Virginia Gaming Resort Multi-Million Plan Gains Preliminary Approval in Dumfries
Posted on: September 15, 2021, 08:18h.
Last updated on: September 15, 2021, 11:53h.
A Virginia gaming resort proposal with a suggested development cost of $389 million made regulatory progress this week in Dumfries. A landfill may soon be the casino’s new home.
The Colonial Downs Group owns the namesake horse racetrack in New Kent County. The group wants to redevelop 93.5 acres of the Potomac Landfill into a gaming resort destination dubbed The Rose. The blueprint, inclusive of two development phases, includes a gaming floor with 1,800 gaming positions and a sportsbook, 305-room hotel, a 40,000-square-foot entertainment venue, and numerous restaurants.
On Monday, the Dumfries Planning Commission voted unanimously 5-0 in approving the project. A public hearing has been subsequently scheduled for Sept. 21, which will be streamed online.
The Planning Commission’s support followed an in-depth review of the undertaking that concluded that the resort would be a net positive for the town and region.
The proposal as submitted or as modified will not affect adversely the health, safety, or welfare of persons residing or working in the neighborhood of the proposed use; and will not be detrimental to public welfare or injurious to the property or improvements in the neighborhood,” Dumfries town planning staff concluded.
Dumfries is a small town with a population of approximately 5,000 residents. The Potomac Landfill has long been scorned by residents, and the owners of the site have agreed to sell the land to Colonial Downs should its gaming ambitions be fully approved.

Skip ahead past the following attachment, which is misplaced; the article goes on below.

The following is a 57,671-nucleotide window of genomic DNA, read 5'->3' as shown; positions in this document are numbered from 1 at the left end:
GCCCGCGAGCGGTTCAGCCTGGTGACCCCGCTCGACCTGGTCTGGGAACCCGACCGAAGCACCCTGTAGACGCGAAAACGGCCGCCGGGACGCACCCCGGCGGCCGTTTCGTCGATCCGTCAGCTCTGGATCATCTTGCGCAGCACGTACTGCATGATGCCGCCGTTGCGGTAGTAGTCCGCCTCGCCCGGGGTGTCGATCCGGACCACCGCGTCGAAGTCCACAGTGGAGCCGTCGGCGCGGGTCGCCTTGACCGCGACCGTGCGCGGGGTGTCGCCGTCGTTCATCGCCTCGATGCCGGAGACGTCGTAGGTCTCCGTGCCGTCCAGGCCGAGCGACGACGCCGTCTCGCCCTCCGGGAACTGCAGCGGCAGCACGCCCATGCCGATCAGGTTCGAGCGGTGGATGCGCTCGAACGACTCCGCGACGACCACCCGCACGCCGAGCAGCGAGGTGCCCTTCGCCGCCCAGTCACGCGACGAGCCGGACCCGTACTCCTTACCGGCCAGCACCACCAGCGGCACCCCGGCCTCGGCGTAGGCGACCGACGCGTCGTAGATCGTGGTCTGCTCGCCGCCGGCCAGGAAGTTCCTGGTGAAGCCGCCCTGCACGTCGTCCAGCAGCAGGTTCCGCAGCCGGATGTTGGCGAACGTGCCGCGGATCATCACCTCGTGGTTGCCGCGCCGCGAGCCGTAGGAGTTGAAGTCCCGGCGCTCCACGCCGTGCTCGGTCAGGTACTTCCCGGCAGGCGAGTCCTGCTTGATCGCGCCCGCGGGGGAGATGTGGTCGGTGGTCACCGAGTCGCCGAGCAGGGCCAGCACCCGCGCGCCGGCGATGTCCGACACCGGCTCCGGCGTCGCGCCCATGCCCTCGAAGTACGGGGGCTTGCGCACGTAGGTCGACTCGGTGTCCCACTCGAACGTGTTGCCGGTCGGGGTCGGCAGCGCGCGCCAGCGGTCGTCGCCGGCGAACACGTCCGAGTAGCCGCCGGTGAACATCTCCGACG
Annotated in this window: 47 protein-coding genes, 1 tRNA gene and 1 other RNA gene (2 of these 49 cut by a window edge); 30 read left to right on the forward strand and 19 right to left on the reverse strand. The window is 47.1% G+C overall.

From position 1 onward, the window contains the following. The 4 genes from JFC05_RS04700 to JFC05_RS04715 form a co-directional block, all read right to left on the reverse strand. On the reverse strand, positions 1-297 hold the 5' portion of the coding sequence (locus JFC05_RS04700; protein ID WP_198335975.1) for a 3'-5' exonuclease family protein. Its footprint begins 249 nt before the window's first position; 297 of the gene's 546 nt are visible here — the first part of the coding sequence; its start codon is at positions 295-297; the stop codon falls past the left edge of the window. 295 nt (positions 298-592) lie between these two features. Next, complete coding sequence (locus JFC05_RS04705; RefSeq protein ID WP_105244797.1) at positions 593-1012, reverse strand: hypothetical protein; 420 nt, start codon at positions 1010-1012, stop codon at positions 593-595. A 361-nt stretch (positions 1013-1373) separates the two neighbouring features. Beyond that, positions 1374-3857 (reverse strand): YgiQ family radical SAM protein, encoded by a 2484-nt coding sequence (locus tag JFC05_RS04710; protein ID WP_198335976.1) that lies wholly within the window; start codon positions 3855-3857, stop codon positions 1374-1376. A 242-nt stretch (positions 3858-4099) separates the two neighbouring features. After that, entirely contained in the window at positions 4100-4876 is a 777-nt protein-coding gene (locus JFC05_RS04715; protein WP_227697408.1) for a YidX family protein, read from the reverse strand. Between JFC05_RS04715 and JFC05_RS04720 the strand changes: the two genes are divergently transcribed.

Past Racing Saves Future
The Colonial Downs Group is owned by a group of Chicago-based investors who agreed to purchase the shuttered Colonial Downs Racetrack for some $20 million in April of 2018.
The deal was conditioned on Virginia legalizing historical horse racing (HHR) machines. HHR terminals mimic traditional casino slot machines but differ in that their outcomes are not random, but instead based on previously run horse races.
Colonial Downs explains HHRs:
“HHR is a true pari-mutuel wagering system that is delivered to the customer in an entertaining video experience.
The definition of pari-mutuel is the operator does not have a stake in the outcome of the wager and the net pool is returned to the players. The cabinetry looks like a traditional game, but it functions the same as placing a wager at an OTB kiosk, and the results are displayed as both a graphical representation of past horse races and another screen provides animation similar to traditional games.”
To justify the Colonial Downs Racetrack acquisition, the investors sought — and gained — approval to operate HHR gaming venues throughout Virginia. Under its Rosie’s Gaming Emporium brand, the company today has gaming parlors in Hampton, New Kent, Richmond, Vinton, and Collinsville.
The Rosie’s Gaming Emporiums have resulted in live racing resuming at Colonial Downs, as part of the gaming receipts go towards funding horse purses.
Virginia ended its long opposition to casinos last year. That’s when Gov. Ralph Northam (D) signed legislation allowing residents in five economically troubled cities to decide through a ballot referendum whether to authorize a single gaming resort to spur business growth.
Casinos have been approved in Bristol, Danville, Norfolk, and Portsmouth. Voters in Richmond will decide a casino proposal’s fate this fall.
The four casinos in development will feature slot machines and table games, as well as sports betting. Colonial Downs’ The Rose would benefit against the more expansive casinos by being located in the National Capital Region, commonly referred to as the DMV, an abbreviation for the intersection of DC, Maryland, and Virginia.
Though only 5,000 people live in Dumfries, the Washington DC metro is home to some 6.3 million people.
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